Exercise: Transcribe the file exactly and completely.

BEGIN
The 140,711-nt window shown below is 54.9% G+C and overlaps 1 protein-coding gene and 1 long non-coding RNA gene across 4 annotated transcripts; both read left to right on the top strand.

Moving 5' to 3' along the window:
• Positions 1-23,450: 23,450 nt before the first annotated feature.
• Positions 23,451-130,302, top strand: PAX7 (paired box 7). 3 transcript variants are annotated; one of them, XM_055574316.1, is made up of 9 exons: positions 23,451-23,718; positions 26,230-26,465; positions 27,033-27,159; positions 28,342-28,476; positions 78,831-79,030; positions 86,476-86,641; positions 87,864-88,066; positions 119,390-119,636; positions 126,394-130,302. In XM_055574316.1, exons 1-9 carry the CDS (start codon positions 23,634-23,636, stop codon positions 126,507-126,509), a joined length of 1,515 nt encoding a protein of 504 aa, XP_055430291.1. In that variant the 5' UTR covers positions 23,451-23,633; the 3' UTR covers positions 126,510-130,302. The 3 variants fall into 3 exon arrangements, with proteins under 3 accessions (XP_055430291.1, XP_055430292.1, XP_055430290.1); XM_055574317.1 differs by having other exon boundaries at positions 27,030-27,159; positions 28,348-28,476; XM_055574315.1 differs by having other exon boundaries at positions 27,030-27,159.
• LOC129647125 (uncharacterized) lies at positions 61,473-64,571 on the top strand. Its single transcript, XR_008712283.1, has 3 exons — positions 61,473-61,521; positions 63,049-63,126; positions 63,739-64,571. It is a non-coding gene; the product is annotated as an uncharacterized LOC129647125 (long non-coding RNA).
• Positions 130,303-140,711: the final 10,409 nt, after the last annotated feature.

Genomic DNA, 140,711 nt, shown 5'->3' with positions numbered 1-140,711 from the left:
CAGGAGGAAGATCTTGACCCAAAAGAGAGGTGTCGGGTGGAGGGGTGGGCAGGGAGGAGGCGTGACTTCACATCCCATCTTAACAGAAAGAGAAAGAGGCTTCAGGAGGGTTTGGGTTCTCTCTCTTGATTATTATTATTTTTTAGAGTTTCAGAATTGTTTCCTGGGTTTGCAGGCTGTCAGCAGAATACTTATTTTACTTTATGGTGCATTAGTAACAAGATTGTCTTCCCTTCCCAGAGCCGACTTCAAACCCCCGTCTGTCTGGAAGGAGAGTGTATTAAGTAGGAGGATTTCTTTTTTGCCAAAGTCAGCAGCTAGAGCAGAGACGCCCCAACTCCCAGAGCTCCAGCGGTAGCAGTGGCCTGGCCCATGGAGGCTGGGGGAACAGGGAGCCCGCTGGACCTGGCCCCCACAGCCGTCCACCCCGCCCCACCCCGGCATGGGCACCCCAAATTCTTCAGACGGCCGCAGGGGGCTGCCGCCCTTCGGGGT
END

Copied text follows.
The 140,711-nt window shown below is 54.9% G+C and overlaps 1 protein-coding gene and 1 long non-coding RNA gene across 4 annotated transcripts; both read left to right on the top strand.

Moving 5' to 3' along the window:
• Positions 1-23,450: 23,450 nt before the first annotated feature.
• Positions 23,451-130,302, top strand: PAX7 (paired box 7). 3 transcript variants are annotated; one of them, XM_055574316.1, is made up of 9 exons: positions 23,451-23,718; positions 26,230-26,465; positions 27,033-27,159; positions 28,342-28,476; positions 78,831-79,030; positions 86,476-86,641; positions 87,864-88,066; positions 119,390-119,636; positions 126,394-130,302. In XM_055574316.1, exons 1-9 carry the CDS (start codon positions 23,634-23,636, stop codon positions 126,507-126,509), a joined length of 1,515 nt encoding a protein of 504 aa, XP_055430291.1. In that variant the 5' UTR covers positions 23,451-23,633; the 3' UTR covers positions 126,510-130,302. The 3 variants fall into 3 exon arrangements, with proteins under 3 accessions (XP_055430291.1, XP_055430292.1, XP_055430290.1); XM_055574317.1 differs by having other exon boundaries at positions 27,030-27,159; positions 28,348-28,476; XM_055574315.1 differs by having other exon boundaries at positions 27,030-27,159.
• LOC129647125 (uncharacterized) lies at positions 61,473-64,571 on the top strand. Its single transcript, XR_008712283.1, has 3 exons — positions 61,473-61,521; positions 63,049-63,126; positions 63,739-64,571. It is a non-coding gene; the product is annotated as an uncharacterized LOC129647125 (long non-coding RNA).
• Positions 130,303-140,711: the final 10,409 nt, after the last annotated feature.

Genomic DNA, 140,711 nt, shown 5'->3' with positions numbered 1-140,711 from the left:
CAGGAGGAAGATCTTGACCCAAAAGAGAGGTGTCGGGTGGAGGGGTGGGCAGGGAGGAGGCGTGACTTCACATCCCATCTTAACAGAAAGAGAAAGAGGCTTCAGGAGGGTTTGGGTTCTCTCTCTTGATTATTATTATTTTTTAGAGTTTCAGAATTGTTTCCTGGGTTTGCAGGCTGTCAGCAGAATACTTATTTTACTTTATGGTGCATTAGTAACAAGATTGTCTTCCCTTCCCAGAGCCGACTTCAAACCCCCGTCTGTCTGGAAGGAGAGTGTATTAAGTAGGAGGATTTCTTTTTTGCCAAAGTCAGCAGCTAGAGCAGAGACGCCCCAACTCCCAGAGCTCCAGCGGTAGCAGTGGCCTGGCCCATGGAGGCTGGGGGAACAGGGAGCCCGCTGGACCTGGCCCCCACAGCCGTCCACCCCGCCCCACCCCGGCATGGGCACCCCAAATTCTTCAGACGGCCGCAGGGGGCTGCCGCCCTTCGGGGT